See what happens when diverse partners come together to make a city healthier, happier and more livable.
In Louisville, neighbors and partners are coming together to plant trees, making their communities healthier, cooler and more livable. What’s happening in Louisville is a great example of what’s possible when The Nature Conservancy and our many local partners work together. By taking care of our natural resources, we can ensure that communities have urban forests for cities to thrive in a changing climate.
Louisville is a remarkable city, full of diverse, vibrant and welcoming neighborhoods. It is also one of the fastest warming cities in the country.
Satellite photo of Louisville from August, 2014, showing hot spots in red.
Recent research has shown that Louisville’s average temperature is increasing by about .5 degrees F per decade, putting some residents at risk of health issues – including the very young, very old and chronically ill – and driving energy bills and pollution levels higher. Because of its built environment and position near the Ohio River, Louisville’s temperatures create an “urban heat island” effect, where smog and heat result in increased asthma, allergies and heart disease.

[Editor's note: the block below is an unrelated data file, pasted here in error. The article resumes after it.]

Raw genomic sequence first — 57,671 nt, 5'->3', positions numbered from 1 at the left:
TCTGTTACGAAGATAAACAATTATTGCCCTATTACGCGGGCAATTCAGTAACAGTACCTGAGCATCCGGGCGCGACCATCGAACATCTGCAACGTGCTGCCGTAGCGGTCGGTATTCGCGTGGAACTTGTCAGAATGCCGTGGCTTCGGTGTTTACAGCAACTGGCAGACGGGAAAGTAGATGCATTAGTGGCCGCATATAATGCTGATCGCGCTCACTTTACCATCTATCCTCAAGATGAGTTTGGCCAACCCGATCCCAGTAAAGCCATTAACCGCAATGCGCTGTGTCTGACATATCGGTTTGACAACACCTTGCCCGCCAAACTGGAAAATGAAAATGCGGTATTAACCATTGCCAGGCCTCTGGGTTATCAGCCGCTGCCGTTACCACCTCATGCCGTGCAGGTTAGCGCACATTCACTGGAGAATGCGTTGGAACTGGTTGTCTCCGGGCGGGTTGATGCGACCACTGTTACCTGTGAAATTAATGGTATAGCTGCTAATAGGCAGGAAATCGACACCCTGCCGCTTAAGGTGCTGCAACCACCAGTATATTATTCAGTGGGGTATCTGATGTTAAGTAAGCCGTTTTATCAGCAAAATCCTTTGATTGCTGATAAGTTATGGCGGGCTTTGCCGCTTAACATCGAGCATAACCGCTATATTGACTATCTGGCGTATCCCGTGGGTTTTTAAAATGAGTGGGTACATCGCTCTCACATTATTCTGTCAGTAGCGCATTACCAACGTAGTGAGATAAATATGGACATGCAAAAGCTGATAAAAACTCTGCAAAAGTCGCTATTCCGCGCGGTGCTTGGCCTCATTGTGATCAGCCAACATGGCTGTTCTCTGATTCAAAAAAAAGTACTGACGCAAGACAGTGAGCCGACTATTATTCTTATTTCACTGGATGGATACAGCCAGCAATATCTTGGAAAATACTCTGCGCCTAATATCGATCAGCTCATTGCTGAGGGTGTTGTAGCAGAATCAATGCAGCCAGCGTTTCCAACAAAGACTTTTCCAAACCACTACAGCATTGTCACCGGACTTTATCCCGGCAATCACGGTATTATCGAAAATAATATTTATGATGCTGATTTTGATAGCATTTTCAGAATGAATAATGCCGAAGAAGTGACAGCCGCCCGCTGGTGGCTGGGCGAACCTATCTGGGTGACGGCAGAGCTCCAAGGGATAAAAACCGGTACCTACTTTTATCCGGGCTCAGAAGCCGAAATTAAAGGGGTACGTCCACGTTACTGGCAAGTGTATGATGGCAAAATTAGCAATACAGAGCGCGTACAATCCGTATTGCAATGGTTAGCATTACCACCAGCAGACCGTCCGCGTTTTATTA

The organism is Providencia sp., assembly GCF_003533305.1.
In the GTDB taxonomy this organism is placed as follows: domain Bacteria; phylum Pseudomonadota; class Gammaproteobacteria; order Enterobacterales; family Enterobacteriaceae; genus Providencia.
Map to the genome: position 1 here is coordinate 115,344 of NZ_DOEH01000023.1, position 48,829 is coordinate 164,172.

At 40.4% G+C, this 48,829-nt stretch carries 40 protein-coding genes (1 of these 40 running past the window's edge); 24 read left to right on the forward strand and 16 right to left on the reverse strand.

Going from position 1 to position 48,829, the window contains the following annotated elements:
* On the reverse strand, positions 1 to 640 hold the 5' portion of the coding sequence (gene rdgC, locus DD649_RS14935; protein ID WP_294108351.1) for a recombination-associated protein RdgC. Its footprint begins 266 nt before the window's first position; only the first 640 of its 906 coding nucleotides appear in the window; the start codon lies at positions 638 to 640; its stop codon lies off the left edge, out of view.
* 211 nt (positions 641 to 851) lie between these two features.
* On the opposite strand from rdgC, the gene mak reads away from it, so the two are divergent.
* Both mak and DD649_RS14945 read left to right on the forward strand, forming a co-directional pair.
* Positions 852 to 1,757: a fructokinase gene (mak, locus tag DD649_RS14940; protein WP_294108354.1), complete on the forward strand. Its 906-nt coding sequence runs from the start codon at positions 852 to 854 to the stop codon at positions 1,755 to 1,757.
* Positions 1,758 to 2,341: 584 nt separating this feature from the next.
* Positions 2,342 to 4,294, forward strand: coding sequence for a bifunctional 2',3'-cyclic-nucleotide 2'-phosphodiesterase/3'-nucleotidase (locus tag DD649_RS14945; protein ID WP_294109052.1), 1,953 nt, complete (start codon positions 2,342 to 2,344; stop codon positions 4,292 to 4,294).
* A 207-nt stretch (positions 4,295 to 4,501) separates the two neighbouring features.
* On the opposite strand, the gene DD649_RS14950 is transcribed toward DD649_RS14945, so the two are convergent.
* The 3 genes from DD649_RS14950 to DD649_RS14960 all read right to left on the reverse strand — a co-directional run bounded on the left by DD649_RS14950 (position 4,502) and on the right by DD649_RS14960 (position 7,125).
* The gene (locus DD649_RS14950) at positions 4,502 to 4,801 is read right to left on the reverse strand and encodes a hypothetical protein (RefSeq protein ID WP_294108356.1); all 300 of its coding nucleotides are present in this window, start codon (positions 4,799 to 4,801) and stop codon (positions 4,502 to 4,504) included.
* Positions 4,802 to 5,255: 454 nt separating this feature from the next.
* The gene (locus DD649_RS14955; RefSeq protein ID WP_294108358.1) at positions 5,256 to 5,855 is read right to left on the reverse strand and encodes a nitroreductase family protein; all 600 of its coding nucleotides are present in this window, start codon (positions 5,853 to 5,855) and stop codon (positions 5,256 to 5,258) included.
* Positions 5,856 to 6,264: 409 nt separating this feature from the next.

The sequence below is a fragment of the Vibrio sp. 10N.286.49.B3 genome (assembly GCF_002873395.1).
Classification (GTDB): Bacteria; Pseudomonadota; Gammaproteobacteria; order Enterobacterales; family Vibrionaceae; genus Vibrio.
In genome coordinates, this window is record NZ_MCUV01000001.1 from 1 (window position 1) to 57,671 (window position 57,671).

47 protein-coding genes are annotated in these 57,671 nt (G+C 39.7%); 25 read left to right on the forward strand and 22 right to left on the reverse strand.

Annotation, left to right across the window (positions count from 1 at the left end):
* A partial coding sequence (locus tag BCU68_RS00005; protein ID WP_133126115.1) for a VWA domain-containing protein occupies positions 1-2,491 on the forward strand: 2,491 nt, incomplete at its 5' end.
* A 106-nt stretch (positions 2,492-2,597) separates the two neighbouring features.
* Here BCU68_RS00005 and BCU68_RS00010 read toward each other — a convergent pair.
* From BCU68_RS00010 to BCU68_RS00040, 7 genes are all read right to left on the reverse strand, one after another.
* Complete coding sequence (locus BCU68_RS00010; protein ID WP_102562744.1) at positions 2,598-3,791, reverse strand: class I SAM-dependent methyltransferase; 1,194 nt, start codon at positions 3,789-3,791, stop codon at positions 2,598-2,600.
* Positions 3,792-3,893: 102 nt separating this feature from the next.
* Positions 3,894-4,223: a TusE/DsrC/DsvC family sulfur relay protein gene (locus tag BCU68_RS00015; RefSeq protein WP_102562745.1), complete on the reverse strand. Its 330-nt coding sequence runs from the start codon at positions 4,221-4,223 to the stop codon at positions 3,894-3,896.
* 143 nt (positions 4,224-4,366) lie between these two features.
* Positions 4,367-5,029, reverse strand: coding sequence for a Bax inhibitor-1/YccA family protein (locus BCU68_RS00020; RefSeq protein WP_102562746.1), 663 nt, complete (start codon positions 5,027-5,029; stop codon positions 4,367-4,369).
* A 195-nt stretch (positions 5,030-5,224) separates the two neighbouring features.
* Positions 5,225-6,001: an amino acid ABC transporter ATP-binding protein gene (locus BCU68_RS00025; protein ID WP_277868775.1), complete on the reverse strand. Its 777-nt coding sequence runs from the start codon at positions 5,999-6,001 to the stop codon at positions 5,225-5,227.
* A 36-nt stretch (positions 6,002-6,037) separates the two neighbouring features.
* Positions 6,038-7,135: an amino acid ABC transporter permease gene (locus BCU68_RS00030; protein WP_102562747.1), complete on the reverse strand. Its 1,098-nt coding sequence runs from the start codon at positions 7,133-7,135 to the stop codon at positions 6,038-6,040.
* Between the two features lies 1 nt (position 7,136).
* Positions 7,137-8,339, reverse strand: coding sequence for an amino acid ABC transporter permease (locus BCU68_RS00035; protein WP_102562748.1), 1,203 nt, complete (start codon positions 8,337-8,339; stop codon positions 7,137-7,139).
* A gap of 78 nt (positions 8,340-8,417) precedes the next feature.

Louisville’s heat island has been steadily worsening over the decades, especially in low-income neighborhoods, where temperatures can be 20 degrees higher than surrounding areas.
Increasing the area of a city’s tree canopy is a good way to help cool the streets and reduce the heat island effect. A healthy tree canopy not only provides shade, it can also improve air quality by removing pollutants, store carbon dioxide and produce oxygen.
In 2015, The Nature Conservancy partnered with the city of Louisville, Brown-Forman, UPS and community and faith-based organizations to plant more than 155 trees in diverse and under-invested neighborhoods. The Nature Conservancy’s Healthy Trees, Healthy Cities Initiative prioritizes projects by engaging community leaders around nature-based solutions to improve the health and well-being for both people and nature.
Councilwoman Cheri Bryant-Hamilton knows the impacts of heat and pollution on her community and is “getting her hands in the ground” to make a difference.
The Nature Conservancy is working with the city and other partners to take a scientific approach to understanding how trees can help improve Louisville residents’ health. We already know that restoring urban forests can improve a city’s quality of life by lowering energy costs, reducing noise pollution, improving outdoor recreation and increasing neighborhood property values.
Engaging youth and urban communities in environmental stewardship now will inspire a new generation of leaders to tackle the challenge of making cities and communities sustainable places to live.
The Nature Conservancy is working in 21 cities across the US to advance the role that nature plays in providing clean water, healthy trees, strong coastlines and the youth leadership cities need to naturally thrive.